Five Ingredients to Successful Transformation

This short course offers an excellent synthesis of the most important ingredients of transformation. Designers have researched the body of knowledge in change management and identified the most critical elements. Based upon the text, Successful Organizational Transformation: The Five Critical Elements (Washington, Hacker, Hacker), the course will help guide leaders of change through the often-confusing models and theories of transformational change.

Purpose

One subject that is receiving a lot of attention is organizational change. Whether it is re-inventing government, re-engineering corporations, or reforming churches, all kinds of organizations are attempting major transformations. The number of books on the subject of organizational change perhaps only overshadows the pace of organizational change projects. One only has to scan the business section of any local bookstore to see that there are numerous titles on the subject of organizational change. While each book may be interesting, the books often do not build upon each other, and sometimes develops contradictory ideas and concepts.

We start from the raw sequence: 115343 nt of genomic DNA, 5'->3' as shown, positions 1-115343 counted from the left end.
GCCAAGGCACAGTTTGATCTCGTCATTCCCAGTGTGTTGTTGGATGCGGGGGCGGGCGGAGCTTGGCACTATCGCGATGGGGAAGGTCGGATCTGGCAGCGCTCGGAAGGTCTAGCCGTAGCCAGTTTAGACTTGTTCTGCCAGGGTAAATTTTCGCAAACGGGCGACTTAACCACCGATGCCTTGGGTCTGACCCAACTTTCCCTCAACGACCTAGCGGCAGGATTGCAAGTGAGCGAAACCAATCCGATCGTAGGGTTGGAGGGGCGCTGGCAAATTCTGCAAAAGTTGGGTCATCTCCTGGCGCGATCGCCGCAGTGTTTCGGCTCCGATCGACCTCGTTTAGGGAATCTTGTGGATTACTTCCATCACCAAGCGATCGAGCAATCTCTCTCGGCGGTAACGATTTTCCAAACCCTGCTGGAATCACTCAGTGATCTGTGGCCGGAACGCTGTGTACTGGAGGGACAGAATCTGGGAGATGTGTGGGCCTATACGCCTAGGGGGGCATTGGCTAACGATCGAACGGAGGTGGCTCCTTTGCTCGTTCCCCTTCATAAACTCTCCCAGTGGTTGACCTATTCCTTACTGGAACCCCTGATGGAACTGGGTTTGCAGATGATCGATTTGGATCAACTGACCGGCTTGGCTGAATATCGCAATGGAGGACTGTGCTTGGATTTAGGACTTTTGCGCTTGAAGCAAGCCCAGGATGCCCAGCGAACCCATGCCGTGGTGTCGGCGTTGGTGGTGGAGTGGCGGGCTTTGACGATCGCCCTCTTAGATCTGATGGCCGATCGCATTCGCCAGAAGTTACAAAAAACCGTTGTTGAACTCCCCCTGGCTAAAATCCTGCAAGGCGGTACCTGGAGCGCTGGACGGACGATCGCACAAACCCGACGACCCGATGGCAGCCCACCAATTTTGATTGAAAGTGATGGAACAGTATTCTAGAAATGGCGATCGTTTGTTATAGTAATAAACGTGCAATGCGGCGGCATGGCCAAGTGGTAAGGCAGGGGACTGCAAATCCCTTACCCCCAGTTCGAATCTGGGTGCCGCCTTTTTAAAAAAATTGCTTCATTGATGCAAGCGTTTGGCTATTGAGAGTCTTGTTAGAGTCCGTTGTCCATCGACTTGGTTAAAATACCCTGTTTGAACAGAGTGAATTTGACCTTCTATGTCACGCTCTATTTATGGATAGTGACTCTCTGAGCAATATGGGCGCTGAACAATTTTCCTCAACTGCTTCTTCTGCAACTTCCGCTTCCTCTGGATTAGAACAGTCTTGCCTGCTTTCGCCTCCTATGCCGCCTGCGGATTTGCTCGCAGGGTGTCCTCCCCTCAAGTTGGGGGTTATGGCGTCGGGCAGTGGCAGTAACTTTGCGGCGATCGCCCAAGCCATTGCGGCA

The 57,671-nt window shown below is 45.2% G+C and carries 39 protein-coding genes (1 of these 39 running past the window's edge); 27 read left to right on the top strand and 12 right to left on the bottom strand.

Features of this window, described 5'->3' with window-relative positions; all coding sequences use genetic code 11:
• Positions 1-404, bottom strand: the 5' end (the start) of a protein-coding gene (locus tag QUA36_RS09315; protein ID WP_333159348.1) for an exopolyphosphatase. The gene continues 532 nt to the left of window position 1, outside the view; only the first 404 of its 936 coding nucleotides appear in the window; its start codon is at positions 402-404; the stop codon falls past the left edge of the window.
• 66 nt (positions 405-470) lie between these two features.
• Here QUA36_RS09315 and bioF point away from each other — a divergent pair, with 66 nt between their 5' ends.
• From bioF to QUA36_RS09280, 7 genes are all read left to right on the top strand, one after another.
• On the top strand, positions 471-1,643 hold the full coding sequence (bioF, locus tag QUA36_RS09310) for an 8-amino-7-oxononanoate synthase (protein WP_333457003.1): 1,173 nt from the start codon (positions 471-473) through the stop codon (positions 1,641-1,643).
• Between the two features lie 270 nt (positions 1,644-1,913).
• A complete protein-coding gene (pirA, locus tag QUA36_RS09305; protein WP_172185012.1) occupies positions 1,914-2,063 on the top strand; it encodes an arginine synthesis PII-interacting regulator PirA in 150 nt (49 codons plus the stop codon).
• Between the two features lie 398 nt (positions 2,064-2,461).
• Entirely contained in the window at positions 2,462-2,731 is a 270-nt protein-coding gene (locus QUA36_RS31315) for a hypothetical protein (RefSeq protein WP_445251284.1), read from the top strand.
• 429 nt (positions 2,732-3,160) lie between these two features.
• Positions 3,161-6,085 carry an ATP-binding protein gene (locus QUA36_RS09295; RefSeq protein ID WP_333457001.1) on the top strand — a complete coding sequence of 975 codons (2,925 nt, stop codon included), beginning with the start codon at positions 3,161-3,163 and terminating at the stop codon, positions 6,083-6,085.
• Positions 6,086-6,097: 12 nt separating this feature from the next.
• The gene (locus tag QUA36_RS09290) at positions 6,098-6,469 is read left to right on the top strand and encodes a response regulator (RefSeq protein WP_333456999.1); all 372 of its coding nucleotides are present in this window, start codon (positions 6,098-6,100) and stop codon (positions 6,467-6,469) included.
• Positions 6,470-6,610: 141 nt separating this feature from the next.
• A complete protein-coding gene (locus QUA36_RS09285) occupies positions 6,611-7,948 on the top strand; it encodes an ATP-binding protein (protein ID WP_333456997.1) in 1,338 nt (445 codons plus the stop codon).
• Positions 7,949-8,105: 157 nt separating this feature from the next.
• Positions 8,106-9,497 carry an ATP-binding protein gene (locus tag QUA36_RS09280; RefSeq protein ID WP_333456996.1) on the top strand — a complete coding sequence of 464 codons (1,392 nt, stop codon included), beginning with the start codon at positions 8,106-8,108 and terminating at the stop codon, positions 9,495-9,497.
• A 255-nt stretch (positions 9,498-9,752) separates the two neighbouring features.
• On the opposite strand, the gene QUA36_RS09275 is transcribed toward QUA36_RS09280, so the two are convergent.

In this program, we develop the underlying key elements that are central to many of the issues being discussed in numerous organizational change books. As such, the goal is to not to introduce new ideas and concepts, but to summarize the existing body of knowledge in a way that captures the basic building blocks of many organizational change concepts.

Course Format

This course will “walk” participants through the five ingredients of transformation. Burning Platform, why should you do anything; Vision, where are you going; Leadership, who will lead the effort; Technical Plan, how will you close the gap between the vision and the burning platform; Social Plan, who will you enroll others in the plan. At the end of this program, individuals will understand why change efforts fail, what ingredients are needed to ensure success, and what skills are needed at the organizational, group, and individual level to maximize improvement efforts.